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JSON streaming and error handling with Spring WebFlux

August 30, 2021 | 4 Minute Read

In the previous article we discussed three ways to return a Flux<T> from an endpoint. To recap:

  • Returning one large JSON array as individual document
  • Server-sent events pushing individual items as events
  • Streaming individual events separated by lines (status quo seems to be application/x-ndjson as Content-Type)

We saw how the response differs depending on which technique we used. However, there are two other aspects that we need to discuss.

Time to first byte (TTFB)

This important client-side metric tells how much time elapsed between sending a request and receiving the very first byte of the response. Notice that TTFB is smaller than:

  • time to response (how much time it took to receive the complete body)
  • time to receive all headers
  • time to receive the first byte of the body

Our source of data returns 5 items, the first one after 1 second, the last one after 5 seconds:

private Flux<Data> source() {
    return Flux.interval(Duration.ofSeconds(1))
            .map(i -> new Data(i,;

In the case of SSE and NDJSON, TTFB is 1 second. I expected WebFlux to return 200 OK immediately, but it’s good anyway. Both SSE and NDJSON keep pushing new items once per second.

Imagine the source Flux was coming from a database that gradually produces more and more results over time. These two endpoints will stream the data on the fly, so that client can consume the results even before the query completion. This is big, it improves responsiveness and fault-tolerance, as we’ll see in a second.

Sadly, standard application/json doesn’t work this way. Instead, WebFlux first waits for everything by invoking collectList() on your Flux. Once the source Flux<Data> is completed successfully, only then we’ll receive some data.

So TTFB is 5 seconds, the amount of time it takes to produce all data. Moreover, SSE and NDJSON support infinite streams. Of course application/json does not. But even worse, we must buffer the whole response buffer we can send it to the client.

Error handling

TTFB is not the only problem. What if our stream fails after emitting a few values? For SSE and NDJSON this is rather typical. The HTTP response terminates unexpectedly after pushing a few events. No hard feelings, we sent some data, the client consumed it, and then we failed. Maybe after retrying we can continue where we left of last time?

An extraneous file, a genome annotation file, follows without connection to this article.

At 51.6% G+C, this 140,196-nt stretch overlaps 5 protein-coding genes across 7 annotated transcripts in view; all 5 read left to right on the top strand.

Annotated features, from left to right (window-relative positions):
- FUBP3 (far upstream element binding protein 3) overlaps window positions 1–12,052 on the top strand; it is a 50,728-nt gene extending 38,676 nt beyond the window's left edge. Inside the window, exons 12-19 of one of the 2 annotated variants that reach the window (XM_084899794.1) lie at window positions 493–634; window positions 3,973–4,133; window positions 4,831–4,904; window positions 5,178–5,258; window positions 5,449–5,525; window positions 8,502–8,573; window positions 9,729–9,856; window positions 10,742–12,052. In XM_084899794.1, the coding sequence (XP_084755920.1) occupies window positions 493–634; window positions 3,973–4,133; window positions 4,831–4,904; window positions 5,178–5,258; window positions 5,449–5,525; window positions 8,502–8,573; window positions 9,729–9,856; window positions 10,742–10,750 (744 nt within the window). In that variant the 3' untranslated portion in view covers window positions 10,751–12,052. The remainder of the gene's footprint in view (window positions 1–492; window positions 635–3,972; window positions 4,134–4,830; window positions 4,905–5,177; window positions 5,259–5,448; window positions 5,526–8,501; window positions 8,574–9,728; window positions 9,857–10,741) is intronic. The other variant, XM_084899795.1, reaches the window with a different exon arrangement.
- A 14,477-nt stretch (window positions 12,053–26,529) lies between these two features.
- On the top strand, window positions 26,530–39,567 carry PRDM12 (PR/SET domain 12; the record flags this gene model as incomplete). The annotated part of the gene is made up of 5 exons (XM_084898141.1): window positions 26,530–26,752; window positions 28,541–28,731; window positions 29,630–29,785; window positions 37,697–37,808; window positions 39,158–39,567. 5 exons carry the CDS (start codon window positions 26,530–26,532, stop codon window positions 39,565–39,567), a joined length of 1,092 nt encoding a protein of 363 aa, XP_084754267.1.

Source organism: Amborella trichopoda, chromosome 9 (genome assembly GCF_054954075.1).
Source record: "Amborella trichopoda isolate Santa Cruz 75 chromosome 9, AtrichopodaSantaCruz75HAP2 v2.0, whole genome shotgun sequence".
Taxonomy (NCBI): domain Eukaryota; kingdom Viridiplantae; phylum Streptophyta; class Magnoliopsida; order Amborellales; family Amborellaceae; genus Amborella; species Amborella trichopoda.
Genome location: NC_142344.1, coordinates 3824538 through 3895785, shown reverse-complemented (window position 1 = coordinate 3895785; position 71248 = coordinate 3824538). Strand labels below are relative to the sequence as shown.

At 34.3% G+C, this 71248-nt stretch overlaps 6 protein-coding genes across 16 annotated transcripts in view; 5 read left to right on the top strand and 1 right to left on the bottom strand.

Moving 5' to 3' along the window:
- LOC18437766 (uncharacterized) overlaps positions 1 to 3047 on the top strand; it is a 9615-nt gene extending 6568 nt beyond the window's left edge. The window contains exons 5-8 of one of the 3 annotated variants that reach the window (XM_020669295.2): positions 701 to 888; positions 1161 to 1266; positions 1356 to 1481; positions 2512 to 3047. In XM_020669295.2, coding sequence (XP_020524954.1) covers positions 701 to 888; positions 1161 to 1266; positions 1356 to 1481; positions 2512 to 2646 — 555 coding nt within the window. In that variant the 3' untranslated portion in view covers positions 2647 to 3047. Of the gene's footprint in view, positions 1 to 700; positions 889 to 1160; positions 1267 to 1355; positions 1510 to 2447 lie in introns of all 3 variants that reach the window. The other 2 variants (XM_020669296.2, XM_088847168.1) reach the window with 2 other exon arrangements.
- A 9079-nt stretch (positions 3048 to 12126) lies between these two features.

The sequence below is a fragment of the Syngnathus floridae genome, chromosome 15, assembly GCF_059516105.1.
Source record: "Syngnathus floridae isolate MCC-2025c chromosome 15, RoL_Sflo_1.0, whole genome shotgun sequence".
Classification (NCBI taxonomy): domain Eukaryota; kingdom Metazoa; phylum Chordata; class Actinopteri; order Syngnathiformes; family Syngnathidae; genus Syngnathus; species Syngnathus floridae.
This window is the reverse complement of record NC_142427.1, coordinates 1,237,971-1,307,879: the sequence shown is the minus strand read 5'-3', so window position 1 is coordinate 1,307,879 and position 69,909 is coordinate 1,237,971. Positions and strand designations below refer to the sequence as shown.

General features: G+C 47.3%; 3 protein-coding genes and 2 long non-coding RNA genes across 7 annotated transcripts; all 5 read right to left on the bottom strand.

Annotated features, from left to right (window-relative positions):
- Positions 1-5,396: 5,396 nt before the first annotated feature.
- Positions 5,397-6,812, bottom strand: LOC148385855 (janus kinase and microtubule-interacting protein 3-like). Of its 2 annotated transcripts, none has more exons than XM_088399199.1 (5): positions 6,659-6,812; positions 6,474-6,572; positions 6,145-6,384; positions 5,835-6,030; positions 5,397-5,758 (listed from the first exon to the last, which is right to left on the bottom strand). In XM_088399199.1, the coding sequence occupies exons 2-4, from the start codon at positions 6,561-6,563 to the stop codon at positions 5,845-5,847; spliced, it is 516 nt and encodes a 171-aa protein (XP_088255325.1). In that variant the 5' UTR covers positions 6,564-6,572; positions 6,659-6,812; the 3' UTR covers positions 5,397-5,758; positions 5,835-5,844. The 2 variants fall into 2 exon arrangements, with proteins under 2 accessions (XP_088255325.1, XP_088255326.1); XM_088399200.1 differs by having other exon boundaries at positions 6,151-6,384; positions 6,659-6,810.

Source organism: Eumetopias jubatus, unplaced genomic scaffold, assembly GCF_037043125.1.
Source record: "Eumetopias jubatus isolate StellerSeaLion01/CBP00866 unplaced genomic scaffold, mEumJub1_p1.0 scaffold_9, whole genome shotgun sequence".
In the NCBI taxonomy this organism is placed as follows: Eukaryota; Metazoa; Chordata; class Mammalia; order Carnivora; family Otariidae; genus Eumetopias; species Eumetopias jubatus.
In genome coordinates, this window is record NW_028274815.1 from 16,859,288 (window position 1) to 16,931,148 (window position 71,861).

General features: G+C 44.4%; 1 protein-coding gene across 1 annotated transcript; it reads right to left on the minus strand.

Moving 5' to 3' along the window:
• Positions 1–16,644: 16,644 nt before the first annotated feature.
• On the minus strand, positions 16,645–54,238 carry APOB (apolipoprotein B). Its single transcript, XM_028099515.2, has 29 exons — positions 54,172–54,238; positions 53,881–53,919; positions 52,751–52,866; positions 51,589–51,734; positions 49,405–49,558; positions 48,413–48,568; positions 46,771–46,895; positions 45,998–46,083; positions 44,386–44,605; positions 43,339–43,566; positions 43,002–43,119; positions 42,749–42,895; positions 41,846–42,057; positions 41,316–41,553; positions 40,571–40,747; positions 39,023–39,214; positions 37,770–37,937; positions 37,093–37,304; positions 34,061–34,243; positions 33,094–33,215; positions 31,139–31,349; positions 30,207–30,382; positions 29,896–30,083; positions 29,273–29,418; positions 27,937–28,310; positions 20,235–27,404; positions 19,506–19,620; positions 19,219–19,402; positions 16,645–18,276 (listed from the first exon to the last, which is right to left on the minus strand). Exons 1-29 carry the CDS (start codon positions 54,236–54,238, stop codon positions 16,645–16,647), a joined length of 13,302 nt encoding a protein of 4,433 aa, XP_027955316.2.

Imagine a database query that managed to produce 99% of the results, but then the network failed. 99% of data was already transferred from the database, through the backend, to the client.

OK, it’s somewhat misleading to receive 200 OK and a response interrupted half-way. So it’s probably a good idea to indicate an error with some special events.

But the situation is much worse when returning an ordinary JSON. Spring WebFlux must wait for the whole stream to complete. And if it fails after receiving 99% of the data, we must discard all this work. The client gets HTTP 5xx as if everything failed.

One might think that standard JSON is the only approach where we actually know how much data to expect. If the connection is terminated half-way, JSON is invalid and the client is aware of it. That’s true, but for some reason WebFlux doesn’t return Content-Length for Flux<Data>. This is perfectly understandable for SSE/NDJSON where we don’t know the size of output in advance by definition. But here?

Which technique to choose?

  • Use standard JSON if you care about compatibility and ease of use. Other techniques are less common (especially NDJSON) and not supported so well. Also, JSON is the only reliable approach if you want to be sure that all data from the server was received (!)

  • Use SSE if you believe your source can produce a lot of data over a long period of time. SSE is especially useful for updating the progress of long-running processes or producing never-ending updates.

  • NDJSON is relatively new, I can’t find many advantages of it over SSE. Maybe with some low-level HTTP clients it’s easier to parse newline-separated output, as opposed to slightly more complex SSE?

Tags: FAQ, HTTP, JSON, Reactor, SSE, TTFB, streaming

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